So, the main reason I pulled the trigger on getting this doorbell is that our previous one (a Zmodo) was literally falling apart. I don’t know if it was age, sun or aggressive button pressing, but the button was half gone.
Yobi is the first (maybe second, but first for consumers) Homekit enabled doorbell (as advertised during WWDC ’20).
When you’re on the bleeding edge, getting cut is a likelihood. The Zmodo had a clever install. You installed and connected your doorbell wiring to a plate. The actual hardware slid on and locked down with a screw.
Yobi ain’t got time for that!
They Yobi comes with an ugly gold frame. You connect your wiring directly to the device. The frame leaves zero room for wiring. I guess Yobi assumes you have plenty of doorbell wiring that you can pull out to make use of, but that is easily shoved back inside.
Try as I might, I couldn’t get my not long wiring to connect to the device and shove back inside. Yobi provides some wire extenders which help, a little.
The solution I came up with was to use one of their little off-set bits. They include two, one that angles your device slightly up or slightly down and one that angles your device slightly to the right or left. The upside of these is they also provide some space for wires.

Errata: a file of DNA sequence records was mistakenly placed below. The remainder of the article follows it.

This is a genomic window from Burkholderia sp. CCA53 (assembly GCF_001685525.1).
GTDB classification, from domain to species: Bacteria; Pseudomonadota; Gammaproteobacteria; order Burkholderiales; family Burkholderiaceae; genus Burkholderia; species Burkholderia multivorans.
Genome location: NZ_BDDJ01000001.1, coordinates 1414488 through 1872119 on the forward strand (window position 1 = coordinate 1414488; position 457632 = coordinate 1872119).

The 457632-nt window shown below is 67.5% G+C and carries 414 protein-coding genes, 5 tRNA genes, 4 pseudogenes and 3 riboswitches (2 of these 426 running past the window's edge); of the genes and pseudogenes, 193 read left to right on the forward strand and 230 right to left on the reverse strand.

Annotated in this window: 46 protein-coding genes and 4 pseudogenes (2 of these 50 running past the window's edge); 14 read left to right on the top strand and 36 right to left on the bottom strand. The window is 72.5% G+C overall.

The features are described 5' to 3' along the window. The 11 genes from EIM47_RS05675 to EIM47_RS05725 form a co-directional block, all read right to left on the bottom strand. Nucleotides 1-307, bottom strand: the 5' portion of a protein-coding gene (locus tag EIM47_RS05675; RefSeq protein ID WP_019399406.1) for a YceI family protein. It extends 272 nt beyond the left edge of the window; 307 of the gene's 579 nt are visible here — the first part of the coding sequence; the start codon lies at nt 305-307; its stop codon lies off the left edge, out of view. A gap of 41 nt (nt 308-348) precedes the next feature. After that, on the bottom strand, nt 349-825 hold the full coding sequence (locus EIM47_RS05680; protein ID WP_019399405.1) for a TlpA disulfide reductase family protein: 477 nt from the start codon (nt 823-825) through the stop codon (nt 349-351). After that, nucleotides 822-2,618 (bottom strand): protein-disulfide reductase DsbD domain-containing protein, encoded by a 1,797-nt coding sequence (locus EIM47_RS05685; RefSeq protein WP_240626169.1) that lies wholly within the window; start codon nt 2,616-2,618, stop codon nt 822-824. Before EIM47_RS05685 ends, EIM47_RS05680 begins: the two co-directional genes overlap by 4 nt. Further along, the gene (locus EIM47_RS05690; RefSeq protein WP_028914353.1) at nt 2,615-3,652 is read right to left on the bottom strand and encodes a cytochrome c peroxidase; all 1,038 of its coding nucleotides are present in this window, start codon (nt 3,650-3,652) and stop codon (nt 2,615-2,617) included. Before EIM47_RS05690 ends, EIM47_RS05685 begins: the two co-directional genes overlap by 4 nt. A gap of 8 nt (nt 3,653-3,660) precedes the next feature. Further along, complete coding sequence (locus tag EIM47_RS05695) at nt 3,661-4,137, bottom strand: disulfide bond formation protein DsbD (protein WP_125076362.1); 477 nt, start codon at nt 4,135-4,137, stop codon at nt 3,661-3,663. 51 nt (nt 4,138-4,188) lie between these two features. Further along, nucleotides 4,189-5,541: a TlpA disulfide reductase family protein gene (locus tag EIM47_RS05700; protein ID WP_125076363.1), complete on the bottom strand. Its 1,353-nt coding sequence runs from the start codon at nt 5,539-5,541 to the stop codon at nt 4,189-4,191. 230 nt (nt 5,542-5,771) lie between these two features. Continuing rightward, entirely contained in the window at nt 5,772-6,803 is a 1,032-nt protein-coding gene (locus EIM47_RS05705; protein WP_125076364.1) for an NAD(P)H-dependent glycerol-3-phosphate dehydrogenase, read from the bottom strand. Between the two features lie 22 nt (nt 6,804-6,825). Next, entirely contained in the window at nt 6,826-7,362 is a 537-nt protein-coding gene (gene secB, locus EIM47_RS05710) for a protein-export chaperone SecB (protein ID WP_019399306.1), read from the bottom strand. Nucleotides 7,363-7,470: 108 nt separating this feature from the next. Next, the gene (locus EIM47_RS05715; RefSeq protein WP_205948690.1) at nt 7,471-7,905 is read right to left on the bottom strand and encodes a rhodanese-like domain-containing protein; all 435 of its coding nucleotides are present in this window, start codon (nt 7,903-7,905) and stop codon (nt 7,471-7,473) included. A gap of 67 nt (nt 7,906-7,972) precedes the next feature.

If you plan to go this route, get your own screws. This is the screw they give you, the head is so small it passes right through the slot it’s meant to hold your device to the wall through. Who thought this screw made sense? Oh and it’s such a shitty and soft metal, you’re likely to strip the head putting the screw in. One and done.
Thankfully I have quite the collection of random screws from other projects.
Once you get past the pretty janky install, connecting this thing to your network, and Homekit Home, is actually really easy, Sorta.
They put the homekit code on the back of the device. Nowhere else, not in the documentation, anywhere. Likely depending on your wiring, the device is on, when shoved into the frame.
Thankfully the iPhone camera is good and I could capture the code from severe angle.
Once you get past that, it’s actually really easy. Kudos to Yobi here, adding to HomeKit once scanned took one shot. I’ve had other gear that took a half dozen attempts.
What Would Improve?
I’d ditch the gold. I’d include usable hardware. If possible, I’d make the frame either have room for wires, or have the wiring attach to the frame.
Once I have more time, I’m going to have to take mine off the wall and tighten up the install, which I don’t relish.
That said, it’s nice to have one less app, and to have my doorbell in HomeKit. I assume once iOS 14 is released to the public, the whole “Homepod announce doorbell” thing will work.